In some countries, unemployment has led to high rates of disaffected youth (whose perceptions of the future are bleak). In others, the strive for opportunities in urban areas has led to the ruralisation of urban spaces through the rapid expansion of urban and peri-urban slums in places such as Korogocho, Kibera, and Mathare Valley (in Nairobi), Sodom and Gomorrah (in Accra), Makoko (in Lagos), and the many other slums dotted around the cities of Africa. Apart from the challenge to governance, such settlements easily become a haven for social vices. They are often seen as no-go areas for law enforcement.

Demographic Stresses: Double Desperadoes

In the above context, many African countries have had to grapple with double desperadoes—unemployed young people who are both (a) desperate for opportunities that promise a better life and so are (b) vulnerable to recruitment by individuals and groups who promise such deliverables. Together with other social realities, vulnerable youth populations have become easy recruits for crime, rebel militias, political gangs, and extremist networks. Two factors explain this:

1. Access to the Centre of the State

First, in their quest for access to the centre of the state, where resources, power, and privileges exist, many have fallen prey to patronizing networks that usually operate to support political elites and economic heavyweights. Many are easily swayed into becoming foot soldiers for local activists, who manipulate them into undermining political processes (as became evident in the 2007—2008 post-elections violence in Kenya).

2. Participation in Rebellion

The second factor is that for many double desperadoes, participation in any rebellion most generally emerges from the juxtaposition between what can be lost and what can be gained. Given the fact that unemployed young people have nothing to lose, the cost of their recruitment into conflict is low, thereby increasing their propensity to contribute to political instability, collective violence, crime, and conflicts. In fact, in many African communities, double desperadoes will not lose any substantial material benefits should a civil conflict break out. Rather, the breakdown of the rule of law and the chaos associated with conflict present criminal elements with an opportunity to support themselves by looting, robbing, and exploiting natural resources in collusion with transnational organised criminals.

During the complex political emergencies that characterised West Africa in the 1990s (the Sierra Leone, Liberia, and Côte d’Ivoire conflicts), these factors made it easy for warlords to exploit unemployed young people as soldiers. Young people comprised about 95% of the fighting forces and were mostly recruited from the gang networks made up of young adult desperadoes in the many slum communities.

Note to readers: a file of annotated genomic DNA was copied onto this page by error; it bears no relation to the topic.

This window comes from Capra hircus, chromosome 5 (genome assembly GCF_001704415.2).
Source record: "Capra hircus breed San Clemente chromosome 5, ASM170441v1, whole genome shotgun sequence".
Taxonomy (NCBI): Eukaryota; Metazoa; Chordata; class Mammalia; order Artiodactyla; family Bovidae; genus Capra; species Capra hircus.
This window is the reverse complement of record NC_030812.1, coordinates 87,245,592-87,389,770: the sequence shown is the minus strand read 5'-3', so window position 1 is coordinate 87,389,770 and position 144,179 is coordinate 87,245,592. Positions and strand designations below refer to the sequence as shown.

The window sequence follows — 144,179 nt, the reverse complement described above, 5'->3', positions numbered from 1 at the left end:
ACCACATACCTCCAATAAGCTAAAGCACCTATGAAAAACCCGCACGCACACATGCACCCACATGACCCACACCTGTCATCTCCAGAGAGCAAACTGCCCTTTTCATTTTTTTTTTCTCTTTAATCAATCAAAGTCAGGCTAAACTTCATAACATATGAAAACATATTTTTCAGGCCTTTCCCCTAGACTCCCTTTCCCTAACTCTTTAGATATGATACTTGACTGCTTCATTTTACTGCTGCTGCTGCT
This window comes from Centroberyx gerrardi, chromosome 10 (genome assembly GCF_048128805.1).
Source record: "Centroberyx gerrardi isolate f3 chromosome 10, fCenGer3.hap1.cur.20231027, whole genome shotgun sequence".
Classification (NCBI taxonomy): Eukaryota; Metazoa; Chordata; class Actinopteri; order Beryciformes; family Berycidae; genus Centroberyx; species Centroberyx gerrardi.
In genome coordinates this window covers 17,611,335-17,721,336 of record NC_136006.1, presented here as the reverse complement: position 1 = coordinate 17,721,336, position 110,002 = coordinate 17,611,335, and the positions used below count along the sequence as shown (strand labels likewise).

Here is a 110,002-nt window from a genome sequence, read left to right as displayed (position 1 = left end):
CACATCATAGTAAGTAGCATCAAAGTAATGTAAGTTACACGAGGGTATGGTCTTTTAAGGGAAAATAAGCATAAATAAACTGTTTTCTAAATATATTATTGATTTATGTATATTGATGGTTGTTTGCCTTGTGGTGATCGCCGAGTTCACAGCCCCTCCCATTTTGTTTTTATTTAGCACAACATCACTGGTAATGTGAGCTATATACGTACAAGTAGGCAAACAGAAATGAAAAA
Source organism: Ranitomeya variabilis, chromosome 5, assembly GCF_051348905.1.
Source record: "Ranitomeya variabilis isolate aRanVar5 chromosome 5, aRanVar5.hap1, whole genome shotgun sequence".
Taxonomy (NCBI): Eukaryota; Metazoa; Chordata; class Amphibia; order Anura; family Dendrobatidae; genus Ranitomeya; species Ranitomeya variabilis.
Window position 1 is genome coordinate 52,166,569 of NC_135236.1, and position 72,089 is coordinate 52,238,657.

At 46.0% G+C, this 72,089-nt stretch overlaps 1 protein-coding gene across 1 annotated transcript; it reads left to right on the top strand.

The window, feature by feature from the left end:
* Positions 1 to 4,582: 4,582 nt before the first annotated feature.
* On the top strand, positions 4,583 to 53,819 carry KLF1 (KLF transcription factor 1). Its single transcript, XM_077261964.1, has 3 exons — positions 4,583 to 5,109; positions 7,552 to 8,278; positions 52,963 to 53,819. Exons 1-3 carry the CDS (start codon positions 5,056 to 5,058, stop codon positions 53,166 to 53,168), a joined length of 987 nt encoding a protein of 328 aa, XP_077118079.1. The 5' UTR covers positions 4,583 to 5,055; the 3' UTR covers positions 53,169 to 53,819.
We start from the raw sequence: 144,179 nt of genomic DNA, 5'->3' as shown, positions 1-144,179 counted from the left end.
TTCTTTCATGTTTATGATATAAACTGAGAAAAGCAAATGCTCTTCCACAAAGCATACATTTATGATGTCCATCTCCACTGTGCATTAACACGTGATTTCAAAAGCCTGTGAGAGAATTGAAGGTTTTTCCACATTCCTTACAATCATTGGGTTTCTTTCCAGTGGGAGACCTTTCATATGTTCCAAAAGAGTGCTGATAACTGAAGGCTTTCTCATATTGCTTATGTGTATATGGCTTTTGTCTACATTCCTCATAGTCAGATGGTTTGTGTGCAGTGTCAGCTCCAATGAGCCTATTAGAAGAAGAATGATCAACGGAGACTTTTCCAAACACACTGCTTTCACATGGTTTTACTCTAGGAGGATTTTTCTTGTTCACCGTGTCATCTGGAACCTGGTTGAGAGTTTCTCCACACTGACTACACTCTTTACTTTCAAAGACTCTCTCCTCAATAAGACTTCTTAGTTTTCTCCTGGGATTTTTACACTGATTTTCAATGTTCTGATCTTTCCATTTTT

In 2005, sixty former West African combatants were interviewed by Human Rights Watch. Crippling poverty and hopelessness were identified as the fundamental factors that made them vulnerable to participation in armed rebellion. Many of them recounted the extent to which they battled daily against abject poverty and the traumatic struggle for daily survival caused by a lack of access to resources. Given the difficult present, unpredictable future, and unlikely fulfillment of their dreams, many of them thought that going to war was their best option for survival. In recent times, the Arab Spring in North Africa has shown us that when young people are politically excluded and economically marginalised, their proclivity to revolt cannot be contained by any measure of tough state response.

More and more evidence is starting to show the links between unemployment and political violence.

More and more evidence is starting to show the links between unemployment and political violence.

Unemployment Creates Political Instability

The two variables make the phenomenon of unemployed youth a red flag for political instability in Africa. Where these variables encounter popular mobilisation through religious indoctrination, radicalisation, political polarisation, or ethnic manipulation, destabilisation and political instability are sure to emerge. The Mungiki sect and other criminal groups in Kenya, the Al-Shabaab Islamist militants in the Horn of Africa, Boko Haram in Nigeria, and Mujao and Ansar Dine in Northern Mali are all examples of where high unemployment has resulted in increased violence. For many years, a similar situation made it easy for armed militias in Nigeria’s Niger Delta region to recruit the many soldiers who would go onto wreak havoc against the government's economic interests.

Among other things, worsening unemployment trends are an important measure of inept leadership and the general lack of good governance. Growing levels of unemployment are a precursor to the many conflicts and political instabilities on the continent.

Thus, it is important that international and national responses to the phenomenon are adequately securitised in order to rally the necessary resources to address the phenomenon both in an effort to achieve political stabilisation and as a response to the development needs of many African countries.


  1. International Labor Organization

This content is accurate and true to the best of the author’s knowledge and is not meant to substitute for formal and individualized advice from a qualified professional.

© 2020 Akpensongun solomon